Supreme Court Denies Certiorari in Trademark Challenge to Washington Redskins Name

On November 16, 2009, the Supreme Court denied a petition for certiorari in the case of Harjo v. Pro-Football, Inc. The underlying action was brought by Native American activists (“Harjo”) who challenged the Washington Redskins’ right to register its team name and logos on the basis that they are scandalous, disparaging and may bring Native Americans into disrepute or contempt. Marks that do any of those things are not entitled to registration, as provided by Section 2(a) of the Lanham Act, 15 U.S.C. § 1052(a). The sole issue submitted for the Supreme Court’s review, however, was whether the activists’ claim was barred by laches, as found by the U.S. Court of Appeals for the D.C. Circuit.

Under the Lanham Act, the grounds on which a trademark registration may be cancelled become limited once the registration has existed for five years. For example, after that point, no challenge may be brought on the basis that the mark is merely descriptive. However, the Lanham Act specifies that certain claims may be brought “at any time,” including that a mark is disparaging, that it has been abandoned, or has become generic. 15 U.S.C. § 1064(3).

The issue submitted for the Supreme Court’s review arose out of a Trademark Trial and Appeal Board (“TTAB”) proceeding in which Harjo sought cancellation of a number of the Redskins’ registrations on the basis that the marks are disparaging and scandalous. On April 2, 1999, the TTAB ruled for Harjo on the issue of disparagement and ordered that the registrations be cancelled. Harjo, 50 U.S.P.Q.2d 1705 (TTAB 1999). The Washington Redskins then appealed that decision to the U.S. District Court for the District of Columbia, and that court held that the activists’ claim was barred under the doctrine of laches, i.e. that the activists had waited too long to bring the claim. Pro-Football v. Harjo, 284 F. Supp.2d 96, (D.D.C. 2003). The activists then appealed that decision. The gist of their argument was that laches may not bar a claim that the law explicitly states may be brought “at any time.” The U.S. Court of Appeals for the District of Columbia did not agree, and it affirmed the lower court’s decision on May 15, 2009. Pro-Football, 565 F.3d 880 (D.C. Cir. 2009). The activists then petitioned the Supreme Court for certiorari.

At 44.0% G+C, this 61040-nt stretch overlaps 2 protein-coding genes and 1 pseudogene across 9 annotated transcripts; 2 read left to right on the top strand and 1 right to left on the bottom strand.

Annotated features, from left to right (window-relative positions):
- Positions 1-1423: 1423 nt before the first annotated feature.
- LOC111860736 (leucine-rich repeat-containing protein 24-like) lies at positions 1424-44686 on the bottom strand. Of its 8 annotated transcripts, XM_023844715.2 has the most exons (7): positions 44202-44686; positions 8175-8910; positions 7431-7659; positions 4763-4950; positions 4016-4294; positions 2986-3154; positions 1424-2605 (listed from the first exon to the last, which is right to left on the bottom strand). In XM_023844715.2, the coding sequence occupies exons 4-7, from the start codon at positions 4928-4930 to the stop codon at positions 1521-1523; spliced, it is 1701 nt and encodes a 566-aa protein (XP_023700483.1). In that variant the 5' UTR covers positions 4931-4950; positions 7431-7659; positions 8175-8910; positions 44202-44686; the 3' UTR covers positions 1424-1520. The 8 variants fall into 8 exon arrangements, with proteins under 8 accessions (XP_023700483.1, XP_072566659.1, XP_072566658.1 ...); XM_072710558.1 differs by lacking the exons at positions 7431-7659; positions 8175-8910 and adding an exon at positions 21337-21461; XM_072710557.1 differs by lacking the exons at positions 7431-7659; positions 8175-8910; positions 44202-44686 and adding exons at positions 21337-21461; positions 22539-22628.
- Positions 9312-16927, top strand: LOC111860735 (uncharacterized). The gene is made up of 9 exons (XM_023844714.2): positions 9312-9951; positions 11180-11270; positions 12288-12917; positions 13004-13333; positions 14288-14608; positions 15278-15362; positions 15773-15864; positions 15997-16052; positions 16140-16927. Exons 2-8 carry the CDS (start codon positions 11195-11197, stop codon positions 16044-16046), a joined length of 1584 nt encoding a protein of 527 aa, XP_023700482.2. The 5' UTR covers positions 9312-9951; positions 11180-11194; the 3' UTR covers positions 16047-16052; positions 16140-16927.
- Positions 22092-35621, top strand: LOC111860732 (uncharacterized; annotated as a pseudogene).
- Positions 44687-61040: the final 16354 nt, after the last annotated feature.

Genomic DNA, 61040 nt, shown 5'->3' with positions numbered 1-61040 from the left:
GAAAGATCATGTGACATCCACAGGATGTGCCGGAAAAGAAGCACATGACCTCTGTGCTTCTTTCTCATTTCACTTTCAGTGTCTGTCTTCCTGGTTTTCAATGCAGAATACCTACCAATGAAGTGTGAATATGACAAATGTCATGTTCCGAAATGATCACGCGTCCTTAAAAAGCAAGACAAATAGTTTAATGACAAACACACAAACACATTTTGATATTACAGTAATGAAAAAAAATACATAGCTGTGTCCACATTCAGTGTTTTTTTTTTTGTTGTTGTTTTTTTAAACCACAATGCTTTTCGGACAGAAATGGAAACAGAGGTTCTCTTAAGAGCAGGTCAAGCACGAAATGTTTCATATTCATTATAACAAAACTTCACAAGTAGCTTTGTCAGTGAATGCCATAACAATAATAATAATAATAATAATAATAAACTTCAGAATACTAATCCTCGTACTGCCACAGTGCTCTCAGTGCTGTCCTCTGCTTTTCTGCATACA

That the Supreme Court has refused to hear this action does not mean that the Redskins’ registrations will stand indefinitely. Another challenge, Blackhorse v. Pro-Football, Inc., is pending before the TTAB, brought by a group of Native Americans who had only recently reached the age of majority (i.e. the age at which the laches clock starts ticking for individuals) at the time their complaint was filed. That proceeding was suspended pending outcome of the Harjo action, and is expected to move forward in view of the Supreme Court’s decision to deny certiorari. So, while the Washington Redskins may have prevailed in Harjo, it remains to be seen how the challenge to the nature of its marks will be resolved.

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